he big get bigger through aggressive growth strategies and big mergers, while niche players and new entrants fade away. Overcapacity puts a downward pressure on prices, rampant discounting ensues, and the distribution system feels the pinch in the form of lower commissions.

You might think you just read an introduction to the airline business, but it also could be a status report on the cruise industry. It's getting hard to tell them apart these days.

The combination of Royal Caribbean and P&O Princess is going to create a cruise industry behemoth rivaling Carnival Corp. in size and exceeding it in global scope. We're going to have a Big Two, just like the U.S. airline industry. Can this be good?

Although the airlines have given mergers and takeovers a bad name, the cruise industry has seen several transactions in recent years that produced more positive results than the typical airline marriage.

Cunard, for example, faced an uncertain future because of some earlier deals but became stronger and more focused after its acquisition by Carnival Corp. And the Royal Caribbean-Celebrity merger seems to have produced synergies that made the merged company more profitable than the sum of its parts.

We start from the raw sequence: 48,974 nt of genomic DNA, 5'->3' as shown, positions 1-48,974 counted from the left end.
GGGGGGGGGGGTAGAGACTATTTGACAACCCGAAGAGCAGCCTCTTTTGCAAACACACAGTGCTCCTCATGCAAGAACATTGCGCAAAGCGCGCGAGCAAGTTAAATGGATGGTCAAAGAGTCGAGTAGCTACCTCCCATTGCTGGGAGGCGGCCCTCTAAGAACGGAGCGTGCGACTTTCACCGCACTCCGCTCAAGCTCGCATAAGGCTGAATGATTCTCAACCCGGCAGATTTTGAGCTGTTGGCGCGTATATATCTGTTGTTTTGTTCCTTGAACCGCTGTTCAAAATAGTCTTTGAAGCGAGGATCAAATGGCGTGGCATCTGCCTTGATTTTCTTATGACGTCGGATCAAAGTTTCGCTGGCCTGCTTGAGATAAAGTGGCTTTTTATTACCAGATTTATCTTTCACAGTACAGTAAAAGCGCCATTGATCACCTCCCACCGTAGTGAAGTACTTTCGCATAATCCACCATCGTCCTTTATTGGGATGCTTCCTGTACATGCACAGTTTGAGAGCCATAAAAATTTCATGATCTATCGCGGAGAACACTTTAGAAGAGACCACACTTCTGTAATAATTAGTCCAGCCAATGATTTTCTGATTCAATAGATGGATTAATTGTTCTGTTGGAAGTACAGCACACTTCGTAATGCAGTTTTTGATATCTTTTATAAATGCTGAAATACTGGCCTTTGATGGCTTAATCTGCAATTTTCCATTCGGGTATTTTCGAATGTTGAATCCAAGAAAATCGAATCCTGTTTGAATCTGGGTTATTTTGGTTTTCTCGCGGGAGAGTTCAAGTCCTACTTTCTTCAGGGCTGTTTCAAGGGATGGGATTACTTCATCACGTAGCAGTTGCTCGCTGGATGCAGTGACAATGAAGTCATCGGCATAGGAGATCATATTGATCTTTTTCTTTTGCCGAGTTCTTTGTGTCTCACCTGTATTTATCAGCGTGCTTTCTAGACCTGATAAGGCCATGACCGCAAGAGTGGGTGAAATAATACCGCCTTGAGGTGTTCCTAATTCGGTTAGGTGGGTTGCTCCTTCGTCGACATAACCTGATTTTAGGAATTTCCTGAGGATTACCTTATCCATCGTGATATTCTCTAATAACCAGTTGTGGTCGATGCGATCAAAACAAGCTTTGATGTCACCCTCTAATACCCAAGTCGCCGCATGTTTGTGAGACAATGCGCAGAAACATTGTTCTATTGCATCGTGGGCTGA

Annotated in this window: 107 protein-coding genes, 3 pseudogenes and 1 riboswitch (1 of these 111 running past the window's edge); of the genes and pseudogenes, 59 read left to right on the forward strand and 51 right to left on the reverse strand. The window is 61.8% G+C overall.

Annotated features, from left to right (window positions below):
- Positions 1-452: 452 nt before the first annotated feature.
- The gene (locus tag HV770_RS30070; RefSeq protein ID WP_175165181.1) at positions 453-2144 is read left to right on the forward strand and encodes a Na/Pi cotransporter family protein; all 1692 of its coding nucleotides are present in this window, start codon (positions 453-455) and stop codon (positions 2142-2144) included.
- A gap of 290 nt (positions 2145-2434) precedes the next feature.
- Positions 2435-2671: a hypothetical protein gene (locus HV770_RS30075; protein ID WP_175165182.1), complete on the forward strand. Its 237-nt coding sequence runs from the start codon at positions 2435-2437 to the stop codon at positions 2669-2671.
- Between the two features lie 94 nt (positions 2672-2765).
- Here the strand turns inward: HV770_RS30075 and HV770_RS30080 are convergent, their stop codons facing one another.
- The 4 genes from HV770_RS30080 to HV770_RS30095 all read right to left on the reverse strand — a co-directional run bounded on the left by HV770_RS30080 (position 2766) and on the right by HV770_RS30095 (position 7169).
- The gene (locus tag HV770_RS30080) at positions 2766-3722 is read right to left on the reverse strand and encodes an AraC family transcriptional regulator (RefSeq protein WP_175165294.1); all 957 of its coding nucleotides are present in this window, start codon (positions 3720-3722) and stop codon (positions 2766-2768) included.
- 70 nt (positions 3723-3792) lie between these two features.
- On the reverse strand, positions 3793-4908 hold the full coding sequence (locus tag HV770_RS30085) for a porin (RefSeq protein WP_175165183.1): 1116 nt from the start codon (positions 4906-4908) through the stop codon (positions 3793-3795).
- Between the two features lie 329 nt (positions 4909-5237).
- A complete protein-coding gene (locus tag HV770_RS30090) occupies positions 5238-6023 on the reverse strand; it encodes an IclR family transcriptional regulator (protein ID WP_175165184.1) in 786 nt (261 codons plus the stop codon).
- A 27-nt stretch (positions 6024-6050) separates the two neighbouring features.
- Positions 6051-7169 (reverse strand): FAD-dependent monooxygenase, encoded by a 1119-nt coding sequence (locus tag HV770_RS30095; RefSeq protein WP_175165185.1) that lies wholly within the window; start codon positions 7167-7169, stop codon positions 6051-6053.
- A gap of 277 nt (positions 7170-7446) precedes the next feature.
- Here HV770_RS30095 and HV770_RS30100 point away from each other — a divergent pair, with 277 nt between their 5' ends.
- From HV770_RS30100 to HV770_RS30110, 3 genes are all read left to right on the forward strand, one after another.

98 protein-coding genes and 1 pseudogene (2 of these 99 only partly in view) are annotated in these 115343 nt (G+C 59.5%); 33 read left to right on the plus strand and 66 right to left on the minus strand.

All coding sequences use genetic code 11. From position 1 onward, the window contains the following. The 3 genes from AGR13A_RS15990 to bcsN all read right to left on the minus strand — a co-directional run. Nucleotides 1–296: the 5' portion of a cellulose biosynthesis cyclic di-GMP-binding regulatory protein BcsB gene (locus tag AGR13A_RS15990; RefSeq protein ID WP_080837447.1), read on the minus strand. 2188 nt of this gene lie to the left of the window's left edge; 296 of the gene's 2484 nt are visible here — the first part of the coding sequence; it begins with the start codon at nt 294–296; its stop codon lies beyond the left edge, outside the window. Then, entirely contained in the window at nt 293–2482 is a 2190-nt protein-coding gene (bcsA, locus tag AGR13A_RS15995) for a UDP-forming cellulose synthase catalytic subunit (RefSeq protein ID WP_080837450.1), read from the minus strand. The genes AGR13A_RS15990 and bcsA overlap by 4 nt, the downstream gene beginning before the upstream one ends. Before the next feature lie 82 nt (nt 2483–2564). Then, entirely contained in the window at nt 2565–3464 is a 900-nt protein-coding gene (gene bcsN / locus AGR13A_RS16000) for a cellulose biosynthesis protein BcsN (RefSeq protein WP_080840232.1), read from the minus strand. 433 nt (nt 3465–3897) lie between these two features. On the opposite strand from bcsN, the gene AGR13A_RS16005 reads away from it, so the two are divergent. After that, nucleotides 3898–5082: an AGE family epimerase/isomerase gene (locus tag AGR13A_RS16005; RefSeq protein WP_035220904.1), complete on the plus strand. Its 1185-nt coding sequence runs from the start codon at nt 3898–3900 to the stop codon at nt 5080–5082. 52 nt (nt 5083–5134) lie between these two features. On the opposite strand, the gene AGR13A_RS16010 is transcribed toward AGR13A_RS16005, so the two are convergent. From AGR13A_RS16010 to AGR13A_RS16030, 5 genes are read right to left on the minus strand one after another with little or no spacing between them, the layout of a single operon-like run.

For many agents, however, bigness brings sameness and a loss of diversity and opportunity as more and more brands are consolidated under big corporate umbrellas. For all their faults, some recently departed cruise lines were at least trying to do something different.

There may be nothing to do but resign ourselves to the reality that cruising in North America has become a very big part of a very global business and will soon be dominated by two corporate titans, a distant No. 3 in NCL and an array of decidedly smaller luxury, niche and adventure cruise lines.

And if history is any guide, it won't end there.

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